[51] Taking into account the spatial distribution of data, the cap has been situated centered on Austria, at 48°N latitude and 9°E longitude (see Figure 1). The temporal distribution of data and the associated age uncertainty have conditioned the size of the windows for the temporal expression of the inverse problem. The optimal size of the window is 50 years, because the mean age uncertainty is 53 years. Within each window there are, on average, 29 declination data, 38 inclination data, and 15 intensity data (see Figure 2c), except for two windows which have no declination values (750 B.C. to 700 B.C., and 650 B.C. to 600 B.C.).

[52] For each time window we have applied a spatial-time fitting by the iterative LAD technique using equations (8) and (10). By moving the window at 25 years steps from 1000 B.C. to 1900 A.D., we obtain 117 sets of SCH coefficients.

4.2. Input Models

[53] To obtain the new regional model, we have used two initial reference models (these models are only used in the first iteration) for two time intervals: the SCHA.DI.1-F from 1000 B.C. to 1650 A.D., and the GUFM model [Jackson et al., 2000] from 1650 to 1900 A.D.

[54] The SCHA.DI.1-F is an extension of the SCHA.DI.00-F, since the previous has a temporal validity from 0 to 1900 A.D. To build the new model, SCHA.DI.1-F, valid from 1000 B.C. up to 1900 A.D., we have used the European PSVC from 1000 B.C. to 0 (France [Gallet et al., 2002], Germany [Schnepp and Lanos, 2005], Hungary [Márton and Ferencz, 2006], Iberia [Gómez-Paccard et al., 2006b], and the United Kingdom [Zananiri et al., 2007]) and applied the same procedure described by Pavón-Carrasco et al. [2008a, 2008b].

[55] From 1650 A.D. onward we used the GUFM model because this model appears to be the most suitable one after the 17th century. The model has been modified with a new value for the first Gauss coefficient g10 from 1590 A.D. to 1840 A.D. given by Gubbins et al. [2006]; the modification thus applies only to the prediction of the intensity before 1840 A.D.

[56] The change in initial reference models was chosen at 1650 A.D. because the minimum difference between both models occurs at this epoch [Pavón-Carrasco et al., 2008a, 2008b]. To estimate the difference between the SCHA.DI.1-F and the modified GUFM model at 1650 A.D. we have calculated the difference between predicted data from both models at the location of the input data from 1625 A.D. to 1675 A.D. Declination shows the most abrupt change, the main difference being 4.7° with a deviation of 3.2°. The differences for inclination and intensity are more reasonable: 1.9° ± 1.0° and 2.2 μT ± 1.5 μT, respectively. Despite these differences, the final SCHA.DIF.3K model shows a smooth behavior in the time period from 1600 A.D. to 1700 A.D. The reason is that the difference between SCHA.DI.1-F and modified GUFM models at 1650 A.D. is smaller than the uncertainties of the archeomagnetic data in the window 1625–1675 A.D.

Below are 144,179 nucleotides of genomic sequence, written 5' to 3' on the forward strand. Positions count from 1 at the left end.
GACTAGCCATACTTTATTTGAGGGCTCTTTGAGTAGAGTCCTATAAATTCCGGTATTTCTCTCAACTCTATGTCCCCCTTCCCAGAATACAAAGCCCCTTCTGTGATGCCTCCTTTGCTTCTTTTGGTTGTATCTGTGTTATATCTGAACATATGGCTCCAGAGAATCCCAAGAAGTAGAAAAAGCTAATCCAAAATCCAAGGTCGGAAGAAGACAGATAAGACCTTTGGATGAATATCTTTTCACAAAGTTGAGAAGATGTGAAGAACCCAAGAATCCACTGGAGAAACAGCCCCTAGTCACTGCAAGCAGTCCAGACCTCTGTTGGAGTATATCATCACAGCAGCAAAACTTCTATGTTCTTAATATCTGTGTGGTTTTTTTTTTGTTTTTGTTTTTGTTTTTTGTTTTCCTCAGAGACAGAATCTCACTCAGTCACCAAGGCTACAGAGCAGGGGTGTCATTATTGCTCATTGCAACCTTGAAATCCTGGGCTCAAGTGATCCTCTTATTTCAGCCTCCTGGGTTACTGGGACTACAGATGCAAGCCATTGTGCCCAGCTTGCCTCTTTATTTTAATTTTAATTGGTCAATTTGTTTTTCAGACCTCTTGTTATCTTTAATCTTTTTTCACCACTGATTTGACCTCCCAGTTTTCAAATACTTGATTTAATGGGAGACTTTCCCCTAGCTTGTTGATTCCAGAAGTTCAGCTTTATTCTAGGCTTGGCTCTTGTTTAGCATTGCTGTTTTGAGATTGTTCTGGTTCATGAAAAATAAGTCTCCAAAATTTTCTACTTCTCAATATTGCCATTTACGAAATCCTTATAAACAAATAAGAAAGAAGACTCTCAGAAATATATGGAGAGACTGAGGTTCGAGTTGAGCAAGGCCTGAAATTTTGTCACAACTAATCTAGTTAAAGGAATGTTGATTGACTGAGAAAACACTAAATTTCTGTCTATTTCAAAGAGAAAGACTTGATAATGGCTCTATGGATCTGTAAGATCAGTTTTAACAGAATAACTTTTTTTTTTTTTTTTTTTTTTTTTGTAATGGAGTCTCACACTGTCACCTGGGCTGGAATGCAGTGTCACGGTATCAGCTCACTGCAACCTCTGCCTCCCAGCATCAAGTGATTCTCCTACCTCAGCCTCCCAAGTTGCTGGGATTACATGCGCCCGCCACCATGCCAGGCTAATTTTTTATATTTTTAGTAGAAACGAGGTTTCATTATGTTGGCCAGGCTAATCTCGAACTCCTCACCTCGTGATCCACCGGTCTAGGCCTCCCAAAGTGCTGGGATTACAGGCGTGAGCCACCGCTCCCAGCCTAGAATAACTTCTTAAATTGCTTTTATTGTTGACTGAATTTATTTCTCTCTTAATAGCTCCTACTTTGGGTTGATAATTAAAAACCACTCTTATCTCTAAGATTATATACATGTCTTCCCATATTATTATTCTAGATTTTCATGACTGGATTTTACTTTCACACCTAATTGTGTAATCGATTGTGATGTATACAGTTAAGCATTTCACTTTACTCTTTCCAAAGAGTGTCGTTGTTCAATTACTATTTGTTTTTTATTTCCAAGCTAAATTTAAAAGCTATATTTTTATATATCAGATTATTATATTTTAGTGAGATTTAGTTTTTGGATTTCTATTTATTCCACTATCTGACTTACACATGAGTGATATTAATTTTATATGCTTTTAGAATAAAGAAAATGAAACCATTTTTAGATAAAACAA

[57] To evaluate how the input model affects the final model, we performed tests using the following three archaeomagnetic models: (1) CALS7K.2 model, (2) SCHA.DI.1-F model, and (3) a simple dipolar model. This dipolar model was obtained from the relocation of all the data at the cap's center and calculating the average Fisher direction and the average intensity (in the same way as a palaeosecular curve is generated).

[58] The study showed that for temporal windows with a high data density, the final model was similar for all three cases. However, for windows with a low density of data (for B.C. windows), the input model determined the final model. For this reason, we decided to use the most suitable model according to the updated input data, i.e., the regional archaeomagnetic model SCHA.DI.1-F.

4.3. SCHA.DIF.3K Model

[59] The SCHA.DIF.3K has been obtained following an iterative procedure in which outliers are rejected. A first SCHA model is obtained and used to remove those data with residuals greater than 3 times the average value of RMS misfit error. Table 1 shows the number of rejected data. No data from historical series have been rejected.

Table 1. Number of Initial and Rejected Data
ComponentInitial Number of DataRejection CriterionNumber of Rejected Data% of Rejected Data
Declination1437σD > 3 · 4.9°896.2%
Inclination1979σI > 3 · 2.9°1145.8%
Intensity913σF > 3 · 6.6 μT242.6%

[60] With the selected database, the regional SCHA.DIF.3K model has been finally obtained after an average of 6 iterations per window. Table 2 shows the initial and final RMS misfits for every temporal window and the number of iterations. The optimal model is given by the iteration not varying the RMS misfit by more than 1% of its value.

Table 2. Initial and Final RMS Misfits and Number of Iterations for Every Temporal Windowa
t0Number of IterationsInitial RMSFinal RMS
  • a

    The window is denoted by the central time t0.

−97550.810.50
−95050.630.41
−92550.580.39
−90060.670.48
−87560.650.49
−85050.670.50
−82560.730.60
−80070.760.65
−77560.710.60
−75060.790.67
−72580.790.64